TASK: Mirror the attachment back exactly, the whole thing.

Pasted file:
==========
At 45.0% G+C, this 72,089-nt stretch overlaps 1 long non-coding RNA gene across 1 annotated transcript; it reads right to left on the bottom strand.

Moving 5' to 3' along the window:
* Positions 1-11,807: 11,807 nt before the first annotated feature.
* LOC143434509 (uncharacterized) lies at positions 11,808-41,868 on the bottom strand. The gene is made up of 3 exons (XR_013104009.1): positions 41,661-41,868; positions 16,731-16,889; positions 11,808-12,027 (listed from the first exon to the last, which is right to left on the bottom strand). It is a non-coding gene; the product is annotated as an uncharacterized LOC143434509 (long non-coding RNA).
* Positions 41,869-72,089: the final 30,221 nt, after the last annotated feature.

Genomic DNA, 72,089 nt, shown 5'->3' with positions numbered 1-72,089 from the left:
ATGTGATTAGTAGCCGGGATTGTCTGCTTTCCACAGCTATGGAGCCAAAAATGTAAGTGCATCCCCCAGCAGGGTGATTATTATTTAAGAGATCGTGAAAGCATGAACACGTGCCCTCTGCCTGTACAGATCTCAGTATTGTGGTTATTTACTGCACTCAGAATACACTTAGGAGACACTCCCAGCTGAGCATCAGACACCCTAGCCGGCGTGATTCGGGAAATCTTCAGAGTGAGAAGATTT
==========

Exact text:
At 45.0% G+C, this 72,089-nt stretch overlaps 1 long non-coding RNA gene across 1 annotated transcript; it reads right to left on the bottom strand.

Moving 5' to 3' along the window:
* Positions 1-11,807: 11,807 nt before the first annotated feature.
* LOC143434509 (uncharacterized) lies at positions 11,808-41,868 on the bottom strand. The gene is made up of 3 exons (XR_013104009.1): positions 41,661-41,868; positions 16,731-16,889; positions 11,808-12,027 (listed from the first exon to the last, which is right to left on the bottom strand). It is a non-coding gene; the product is annotated as an uncharacterized LOC143434509 (long non-coding RNA).
* Positions 41,869-72,089: the final 30,221 nt, after the last annotated feature.

Genomic DNA, 72,089 nt, shown 5'->3' with positions numbered 1-72,089 from the left:
ATGTGATTAGTAGCCGGGATTGTCTGCTTTCCACAGCTATGGAGCCAAAAATGTAAGTGCATCCCCCAGCAGGGTGATTATTATTTAAGAGATCGTGAAAGCATGAACACGTGCCCTCTGCCTGTACAGATCTCAGTATTGTGGTTATTTACTGCACTCAGAATACACTTAGGAGACACTCCCAGCTGAGCATCAGACACCCTAGCCGGCGTGATTCGGGAAATCTTCAGAGTGAGAAGATTT